Mark Ruffalo in Dark Waters.
Photo: Mary Cybulski/Focus Features
If meanly-clad-little-David-versus-venomous-corporate-Goliath melodramas like Todd Haynes’s fact-based Dark Waters are more alike than unalike, it’s because there’s really only one way to frame what happens every day in a country controlled by companies with vast coffers, armies of lobbyists, and politicians leased by the year. This isn’t a lefty rant: That this is how things work shouldn’t even be up for debate. What Haynes brings to the story isn’t a new scenario or twist, but a more intense, invasive tone. He shows you hell on Earth and then puts you in the limbo that is the legal system, which moves tortuously slow even when the science seems inarguable.
You can guess where Dark Waters is going — beat for beat — even if you haven’t read the fine Nathaniel Rich New York Times Magazine profile that inspired it. Robert Bilott (Mark Ruffalo) is a West Virginia boy who has made it over the river into Cincinnati, where he works for a law firm that largely defends corporations against troublesome regulations — until a couple of dusty farmers from his hometown lumber into his offices (sniff, sniff go the well-coiffed passersby, very Parasite) asking for help on account of being (probably) poisoned by the nearby DuPont factory. The embarrassed Bilott gently steers them away, but a mention of his grandma gives him a twinge and some videotapes of cows that look as if they’re being eaten away from within gives several more — spasms, more like. Soon, he’s making the 130-mile drive to survey the farms of the living dead for himself, while trying to make the case that there is a case to be made to the firm’s dubious partner, Tom Terp (Tim Robbins). Along the way, the big-city swells with whom he has become so chummy begin to see him as a threat — and, worse, a hick. (“You wanna flush your career down the toilet for some cowhand?”) His wife, Sarah (Anne Hathaway), isn’t too thrilled, either, though she has a brain and a heart and so comes around.
This is Haynes’s most traditionally structured film, missing his trademark cinema-studies syntax. (That characterization is meant affectionately, mostly.) But he has his own way with poison, as evidenced not only by his fabled, NEA-decertified tryptic Poison, but by Safe, in which his well-to-do protagonist (Julianne Moore) becomes fatally allergic to the 20th century. The toxins in Safe are metaphorical but have a literal component, while the toxins in Dark Waters are literal but metaphorical too. Early scenes — indoor and out — have a pale, chlorinated cast, while the soil is gray, not brown, its animal-burial mounds like tumors. (The creepy prologue is set in the ’70s, when a group of teens go skinny-dipping in a greenish, unusually warm pond near DuPont.) Ruffalo’s Bilott doesn’t have the swagger or crowd-pleasing lines (“They’re called boobs, Frank”) of Erin Brockovich, and after an hour his open face sags, his waist thickens, and he no longer seems to have enough hopes to be dashed. He just goes on, insult after insult, file after file, month after month, year after year, while animals go mad and disproportionate numbers of people develop ulcers, flus, and give birth to children with eyes in unusual places.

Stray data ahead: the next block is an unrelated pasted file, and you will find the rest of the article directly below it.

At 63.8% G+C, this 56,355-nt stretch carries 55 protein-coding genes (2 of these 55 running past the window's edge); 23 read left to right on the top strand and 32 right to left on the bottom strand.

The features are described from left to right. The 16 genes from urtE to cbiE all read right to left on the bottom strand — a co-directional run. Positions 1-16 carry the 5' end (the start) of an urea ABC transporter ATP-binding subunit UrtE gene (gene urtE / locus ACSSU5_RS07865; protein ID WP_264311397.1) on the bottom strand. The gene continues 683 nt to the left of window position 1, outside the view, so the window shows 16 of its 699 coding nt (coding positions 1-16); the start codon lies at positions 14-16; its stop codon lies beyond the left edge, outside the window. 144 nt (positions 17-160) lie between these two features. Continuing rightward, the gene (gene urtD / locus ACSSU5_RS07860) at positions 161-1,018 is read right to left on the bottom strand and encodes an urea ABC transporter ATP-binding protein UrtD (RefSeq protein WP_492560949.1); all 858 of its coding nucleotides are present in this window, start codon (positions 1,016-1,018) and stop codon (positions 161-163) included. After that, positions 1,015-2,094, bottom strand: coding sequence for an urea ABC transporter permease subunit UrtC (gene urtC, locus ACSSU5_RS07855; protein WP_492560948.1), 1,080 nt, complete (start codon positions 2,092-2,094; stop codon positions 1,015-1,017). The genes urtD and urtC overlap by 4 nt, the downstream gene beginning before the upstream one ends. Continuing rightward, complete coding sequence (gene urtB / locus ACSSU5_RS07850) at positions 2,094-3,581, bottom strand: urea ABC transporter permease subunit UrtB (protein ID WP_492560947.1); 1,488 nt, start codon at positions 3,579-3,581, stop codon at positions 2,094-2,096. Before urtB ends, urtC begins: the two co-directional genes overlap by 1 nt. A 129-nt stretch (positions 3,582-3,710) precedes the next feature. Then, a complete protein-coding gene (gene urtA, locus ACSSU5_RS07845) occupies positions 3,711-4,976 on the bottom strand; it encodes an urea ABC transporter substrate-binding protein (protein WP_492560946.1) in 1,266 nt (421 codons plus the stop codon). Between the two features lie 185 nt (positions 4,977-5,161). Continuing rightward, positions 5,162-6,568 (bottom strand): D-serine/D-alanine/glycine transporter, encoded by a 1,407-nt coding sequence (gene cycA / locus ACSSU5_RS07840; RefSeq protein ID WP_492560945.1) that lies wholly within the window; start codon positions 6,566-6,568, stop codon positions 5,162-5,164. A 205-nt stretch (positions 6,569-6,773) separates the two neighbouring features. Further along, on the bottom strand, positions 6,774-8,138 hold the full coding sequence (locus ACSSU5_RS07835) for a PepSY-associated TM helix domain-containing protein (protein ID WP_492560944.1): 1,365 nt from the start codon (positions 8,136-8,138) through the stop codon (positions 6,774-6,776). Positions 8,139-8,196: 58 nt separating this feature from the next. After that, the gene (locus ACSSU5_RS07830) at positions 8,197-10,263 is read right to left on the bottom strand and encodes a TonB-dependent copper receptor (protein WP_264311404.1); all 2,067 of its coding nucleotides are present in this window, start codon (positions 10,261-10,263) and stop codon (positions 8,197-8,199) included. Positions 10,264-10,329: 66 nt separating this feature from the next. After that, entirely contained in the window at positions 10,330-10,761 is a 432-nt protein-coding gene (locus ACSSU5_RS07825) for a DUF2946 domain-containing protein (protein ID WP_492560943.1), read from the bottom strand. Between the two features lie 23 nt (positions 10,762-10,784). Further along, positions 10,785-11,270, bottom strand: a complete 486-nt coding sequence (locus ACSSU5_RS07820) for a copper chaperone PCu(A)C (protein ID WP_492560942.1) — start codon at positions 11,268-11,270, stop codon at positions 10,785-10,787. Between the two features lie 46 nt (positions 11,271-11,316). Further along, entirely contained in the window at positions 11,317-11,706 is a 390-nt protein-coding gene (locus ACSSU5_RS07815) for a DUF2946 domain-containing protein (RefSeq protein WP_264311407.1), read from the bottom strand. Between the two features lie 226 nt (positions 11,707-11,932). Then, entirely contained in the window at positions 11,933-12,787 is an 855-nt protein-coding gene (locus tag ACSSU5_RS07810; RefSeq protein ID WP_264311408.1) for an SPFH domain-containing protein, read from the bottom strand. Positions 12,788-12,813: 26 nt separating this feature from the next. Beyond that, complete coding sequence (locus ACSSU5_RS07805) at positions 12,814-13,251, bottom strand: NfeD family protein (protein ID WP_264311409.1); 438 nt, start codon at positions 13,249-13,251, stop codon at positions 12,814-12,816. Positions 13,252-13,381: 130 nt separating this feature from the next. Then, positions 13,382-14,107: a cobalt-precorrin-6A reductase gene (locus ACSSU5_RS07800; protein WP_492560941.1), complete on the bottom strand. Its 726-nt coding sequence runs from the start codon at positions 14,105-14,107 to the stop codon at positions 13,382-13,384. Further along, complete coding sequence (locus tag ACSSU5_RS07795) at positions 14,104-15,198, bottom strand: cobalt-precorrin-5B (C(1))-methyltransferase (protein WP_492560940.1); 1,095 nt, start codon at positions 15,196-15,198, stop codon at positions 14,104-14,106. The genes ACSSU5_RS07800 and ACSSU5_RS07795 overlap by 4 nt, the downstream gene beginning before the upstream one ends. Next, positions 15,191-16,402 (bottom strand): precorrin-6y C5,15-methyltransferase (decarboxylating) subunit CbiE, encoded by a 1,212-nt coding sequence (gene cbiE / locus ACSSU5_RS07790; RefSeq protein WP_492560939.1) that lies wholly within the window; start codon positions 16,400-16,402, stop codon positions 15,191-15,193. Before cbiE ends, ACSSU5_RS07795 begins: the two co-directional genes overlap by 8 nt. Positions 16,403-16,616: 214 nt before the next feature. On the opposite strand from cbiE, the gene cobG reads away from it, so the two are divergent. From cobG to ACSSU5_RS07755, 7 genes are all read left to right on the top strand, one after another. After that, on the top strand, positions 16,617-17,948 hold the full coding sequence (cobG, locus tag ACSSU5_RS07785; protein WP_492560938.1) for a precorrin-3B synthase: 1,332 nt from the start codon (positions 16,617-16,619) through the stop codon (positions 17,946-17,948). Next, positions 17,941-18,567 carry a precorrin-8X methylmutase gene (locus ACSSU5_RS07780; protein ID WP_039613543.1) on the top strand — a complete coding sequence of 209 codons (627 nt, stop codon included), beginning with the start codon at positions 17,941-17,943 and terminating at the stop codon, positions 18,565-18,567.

That Dark Waters is repetitive is not a lapse in storytelling. It’s the design. Incremental progress is followed by wasting delay — at one point the forward momentum stops inexplicably for years. This gives Haynes time to study not the corporate villains but the bystanders and their endless negotiations among themselves. Their conflict with the people bringing the lawsuit is both absurd and understandable, given that everyone must weigh his or her fear of illness against DuPont’s role in keeping the town from sinking into oblivion like so many of its West Virginia neighbors. The actors never go soft. The phenomenal Bill Camp is barely recognizable as the farmer who first contacts Bilott: Stiff-necked under heavy eyebrows, he speaks with a basso growl that aligns him more firmly with his angry cows. Robbins gives a subtle but powerful performance as Bilott’s boss, who proves to have decency but no initiative, leaving his employee to bear the weight of a lawsuit against one of the world’s most powerful corporations. Hathaway portrays the super-Christian Sarah as an ally but not a rock. She has three boys to raise, and when Bilott pulls the pans out of the cupboards in search of cancer-causing compounds, his vigilance doesn’t win him many points. Fortunately, Bill Pullman arrives and does a Clarence Darrow number that keeps the movie from icing over.
At the root of DuPont’s evil is Teflon, and if that’s a spoiler I don’t care because the case is well-known, and even if you don’t see the film you should switch to cast iron. I’m getting prescriptive because Dark Waters does, too: It has a “the fight goes on” finish and Johnny Cash promising over the closing credits that he won’t back down. After watching the film’s unambiguous struggle with its unambiguous crusaders and whistle-blowers, we return to the so-called real world, where an effective strategy is to brand women and men of conscience as rats or traitors or even spies. The bad guys have all the money but at least we have indie filmmakers and movie stars like Ruffalo (who vigorously and successfully campaigned to keep the frackers out of New York that caused havoc across the Delaware from him in Pennsylvania). Dark Waters is hardly a cure, but it keeps the issue aboveground.